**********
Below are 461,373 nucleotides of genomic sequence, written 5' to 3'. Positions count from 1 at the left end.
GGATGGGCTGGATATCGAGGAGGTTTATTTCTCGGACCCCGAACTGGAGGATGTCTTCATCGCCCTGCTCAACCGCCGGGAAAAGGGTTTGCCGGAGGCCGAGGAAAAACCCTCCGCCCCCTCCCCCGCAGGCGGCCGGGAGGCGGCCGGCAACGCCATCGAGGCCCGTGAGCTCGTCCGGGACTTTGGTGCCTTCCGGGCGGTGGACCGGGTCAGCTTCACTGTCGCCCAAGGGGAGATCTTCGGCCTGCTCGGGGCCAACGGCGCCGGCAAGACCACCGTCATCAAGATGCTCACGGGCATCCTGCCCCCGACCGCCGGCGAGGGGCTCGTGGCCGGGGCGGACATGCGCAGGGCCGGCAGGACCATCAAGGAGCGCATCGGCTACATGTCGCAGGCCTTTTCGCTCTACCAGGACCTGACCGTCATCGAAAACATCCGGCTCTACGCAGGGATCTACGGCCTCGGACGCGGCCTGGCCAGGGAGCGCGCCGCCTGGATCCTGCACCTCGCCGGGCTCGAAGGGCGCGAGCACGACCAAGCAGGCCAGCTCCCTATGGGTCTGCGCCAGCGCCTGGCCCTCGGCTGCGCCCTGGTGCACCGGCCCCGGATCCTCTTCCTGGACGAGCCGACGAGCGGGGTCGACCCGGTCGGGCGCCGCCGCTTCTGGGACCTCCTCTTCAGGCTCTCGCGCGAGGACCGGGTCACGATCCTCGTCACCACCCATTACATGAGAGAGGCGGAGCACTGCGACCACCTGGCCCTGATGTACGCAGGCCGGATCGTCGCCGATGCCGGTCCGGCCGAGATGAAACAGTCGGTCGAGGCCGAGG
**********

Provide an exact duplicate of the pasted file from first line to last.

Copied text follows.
Below are 461,373 nucleotides of genomic sequence, written 5' to 3'. Positions count from 1 at the left end.
GGATGGGCTGGATATCGAGGAGGTTTATTTCTCGGACCCCGAACTGGAGGATGTCTTCATCGCCCTGCTCAACCGCCGGGAAAAGGGTTTGCCGGAGGCCGAGGAAAAACCCTCCGCCCCCTCCCCCGCAGGCGGCCGGGAGGCGGCCGGCAACGCCATCGAGGCCCGTGAGCTCGTCCGGGACTTTGGTGCCTTCCGGGCGGTGGACCGGGTCAGCTTCACTGTCGCCCAAGGGGAGATCTTCGGCCTGCTCGGGGCCAACGGCGCCGGCAAGACCACCGTCATCAAGATGCTCACGGGCATCCTGCCCCCGACCGCCGGCGAGGGGCTCGTGGCCGGGGCGGACATGCGCAGGGCCGGCAGGACCATCAAGGAGCGCATCGGCTACATGTCGCAGGCCTTTTCGCTCTACCAGGACCTGACCGTCATCGAAAACATCCGGCTCTACGCAGGGATCTACGGCCTCGGACGCGGCCTGGCCAGGGAGCGCGCCGCCTGGATCCTGCACCTCGCCGGGCTCGAAGGGCGCGAGCACGACCAAGCAGGCCAGCTCCCTATGGGTCTGCGCCAGCGCCTGGCCCTCGGCTGCGCCCTGGTGCACCGGCCCCGGATCCTCTTCCTGGACGAGCCGACGAGCGGGGTCGACCCGGTCGGGCGCCGCCGCTTCTGGGACCTCCTCTTCAGGCTCTCGCGCGAGGACCGGGTCACGATCCTCGTCACCACCCATTACATGAGAGAGGCGGAGCACTGCGACCACCTGGCCCTGATGTACGCAGGCCGGATCGTCGCCGATGCCGGTCCGGCCGAGATGAAACAGTCGGTCGAGGCCGAGG